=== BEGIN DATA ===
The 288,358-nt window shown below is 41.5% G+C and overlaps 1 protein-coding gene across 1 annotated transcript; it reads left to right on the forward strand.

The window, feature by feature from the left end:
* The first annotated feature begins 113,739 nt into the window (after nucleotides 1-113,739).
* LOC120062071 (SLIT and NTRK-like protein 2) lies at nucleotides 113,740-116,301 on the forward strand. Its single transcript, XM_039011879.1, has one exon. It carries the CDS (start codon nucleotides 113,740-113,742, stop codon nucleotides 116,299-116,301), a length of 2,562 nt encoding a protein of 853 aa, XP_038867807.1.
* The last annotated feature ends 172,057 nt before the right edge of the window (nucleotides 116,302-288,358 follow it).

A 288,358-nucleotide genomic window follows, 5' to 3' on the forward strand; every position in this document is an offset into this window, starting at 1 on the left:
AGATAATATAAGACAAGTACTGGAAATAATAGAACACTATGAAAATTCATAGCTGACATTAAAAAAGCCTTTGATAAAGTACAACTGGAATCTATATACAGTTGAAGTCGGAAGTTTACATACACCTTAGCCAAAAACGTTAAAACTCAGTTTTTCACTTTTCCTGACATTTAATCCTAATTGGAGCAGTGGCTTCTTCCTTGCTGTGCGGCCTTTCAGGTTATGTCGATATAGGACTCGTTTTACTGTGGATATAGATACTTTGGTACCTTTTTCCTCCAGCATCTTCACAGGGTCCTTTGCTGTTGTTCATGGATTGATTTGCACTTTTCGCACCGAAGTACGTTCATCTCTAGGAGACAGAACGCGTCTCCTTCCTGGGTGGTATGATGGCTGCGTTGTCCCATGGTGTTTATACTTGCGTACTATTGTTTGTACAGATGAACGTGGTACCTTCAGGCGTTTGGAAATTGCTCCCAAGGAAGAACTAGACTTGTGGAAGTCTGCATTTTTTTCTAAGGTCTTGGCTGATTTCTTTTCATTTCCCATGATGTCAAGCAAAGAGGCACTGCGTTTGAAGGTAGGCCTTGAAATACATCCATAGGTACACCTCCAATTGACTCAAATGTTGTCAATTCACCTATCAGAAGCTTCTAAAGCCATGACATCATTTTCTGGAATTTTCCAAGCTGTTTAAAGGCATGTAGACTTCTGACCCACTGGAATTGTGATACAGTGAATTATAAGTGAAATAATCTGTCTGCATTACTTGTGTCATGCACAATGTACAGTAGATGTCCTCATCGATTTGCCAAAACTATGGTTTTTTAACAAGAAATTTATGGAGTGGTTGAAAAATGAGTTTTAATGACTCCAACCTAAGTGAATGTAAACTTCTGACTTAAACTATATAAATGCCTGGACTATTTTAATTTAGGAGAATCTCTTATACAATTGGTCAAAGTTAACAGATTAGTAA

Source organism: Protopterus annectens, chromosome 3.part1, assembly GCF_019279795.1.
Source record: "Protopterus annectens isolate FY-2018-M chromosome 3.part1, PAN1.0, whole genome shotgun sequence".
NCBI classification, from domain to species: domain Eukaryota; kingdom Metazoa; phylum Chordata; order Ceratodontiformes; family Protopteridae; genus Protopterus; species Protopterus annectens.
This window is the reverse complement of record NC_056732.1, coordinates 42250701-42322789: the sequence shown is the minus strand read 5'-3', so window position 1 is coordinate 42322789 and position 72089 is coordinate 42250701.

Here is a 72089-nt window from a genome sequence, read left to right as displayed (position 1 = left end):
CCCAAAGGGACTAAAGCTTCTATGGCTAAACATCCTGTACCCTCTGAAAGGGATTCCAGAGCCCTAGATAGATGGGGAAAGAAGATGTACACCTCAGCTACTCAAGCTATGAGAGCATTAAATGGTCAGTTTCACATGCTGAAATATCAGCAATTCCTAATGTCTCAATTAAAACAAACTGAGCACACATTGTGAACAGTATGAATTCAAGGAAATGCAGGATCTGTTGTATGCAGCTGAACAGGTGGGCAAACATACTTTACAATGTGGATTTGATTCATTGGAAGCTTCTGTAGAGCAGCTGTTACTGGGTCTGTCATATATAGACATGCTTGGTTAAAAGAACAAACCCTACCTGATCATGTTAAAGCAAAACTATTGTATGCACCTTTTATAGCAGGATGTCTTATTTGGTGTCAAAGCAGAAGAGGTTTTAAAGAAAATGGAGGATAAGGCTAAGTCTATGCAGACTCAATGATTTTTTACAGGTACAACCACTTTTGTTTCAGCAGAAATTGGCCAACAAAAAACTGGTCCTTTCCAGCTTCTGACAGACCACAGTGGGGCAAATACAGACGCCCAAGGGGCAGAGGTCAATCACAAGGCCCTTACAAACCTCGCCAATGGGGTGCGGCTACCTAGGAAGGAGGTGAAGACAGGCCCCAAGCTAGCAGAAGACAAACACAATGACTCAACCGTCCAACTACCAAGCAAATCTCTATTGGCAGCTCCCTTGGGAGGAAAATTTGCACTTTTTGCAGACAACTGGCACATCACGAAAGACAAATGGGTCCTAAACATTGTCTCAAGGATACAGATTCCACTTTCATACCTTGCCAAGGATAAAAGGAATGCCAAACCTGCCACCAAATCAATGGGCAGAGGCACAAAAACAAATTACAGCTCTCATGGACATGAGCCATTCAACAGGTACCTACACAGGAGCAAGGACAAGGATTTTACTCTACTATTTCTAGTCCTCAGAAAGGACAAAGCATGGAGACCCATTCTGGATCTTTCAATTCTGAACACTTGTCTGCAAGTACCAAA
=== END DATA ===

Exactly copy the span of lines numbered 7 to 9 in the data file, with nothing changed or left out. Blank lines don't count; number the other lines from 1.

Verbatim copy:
AGATAATATAAGACAAGTACTGGAAATAATAGAACACTATGAAAATTCATAGCTGACATTAAAAAAGCCTTTGATAAAGTACAACTGGAATCTATATACAGTTGAAGTCGGAAGTTTACATACACCTTAGCCAAAAACGTTAAAACTCAGTTTTTCACTTTTCCTGACATTTAATCCTAATTGGAGCAGTGGCTTCTTCCTTGCTGTGCGGCCTTTCAGGTTATGTCGATATAGGACTCGTTTTACTGTGGATATAGATACTTTGGTACCTTTTTCCTCCAGCATCTTCACAGGGTCCTTTGCTGTTGTTCATGGATTGATTTGCACTTTTCGCACCGAAGTACGTTCATCTCTAGGAGACAGAACGCGTCTCCTTCCTGGGTGGTATGATGGCTGCGTTGTCCCATGGTGTTTATACTTGCGTACTATTGTTTGTACAGATGAACGTGGTACCTTCAGGCGTTTGGAAATTGCTCCCAAGGAAGAACTAGACTTGTGGAAGTCTGCATTTTTTTCTAAGGTCTTGGCTGATTTCTTTTCATTTCCCATGATGTCAAGCAAAGAGGCACTGCGTTTGAAGGTAGGCCTTGAAATACATCCATAGGTACACCTCCAATTGACTCAAATGTTGTCAATTCACCTATCAGAAGCTTCTAAAGCCATGACATCATTTTCTGGAATTTTCCAAGCTGTTTAAAGGCATGTAGACTTCTGACCCACTGGAATTGTGATACAGTGAATTATAAGTGAAATAATCTGTCTGCATTACTTGTGTCATGCACAATGTACAGTAGATGTCCTCATCGATTTGCCAAAACTATGGTTTTTTAACAAGAAATTTATGGAGTGGTTGAAAAATGAGTTTTAATGACTCCAACCTAAGTGAATGTAAACTTCTGACTTAAACTATATAAATGCCTGGACTATTTTAATTTAGGAGAATCTCTTATACAATTGGTCAAAGTTAACAGATTAGTAA

Source organism: Protopterus annectens, chromosome 3.part1, assembly GCF_019279795.1.
Source record: "Protopterus annectens isolate FY-2018-M chromosome 3.part1, PAN1.0, whole genome shotgun sequence".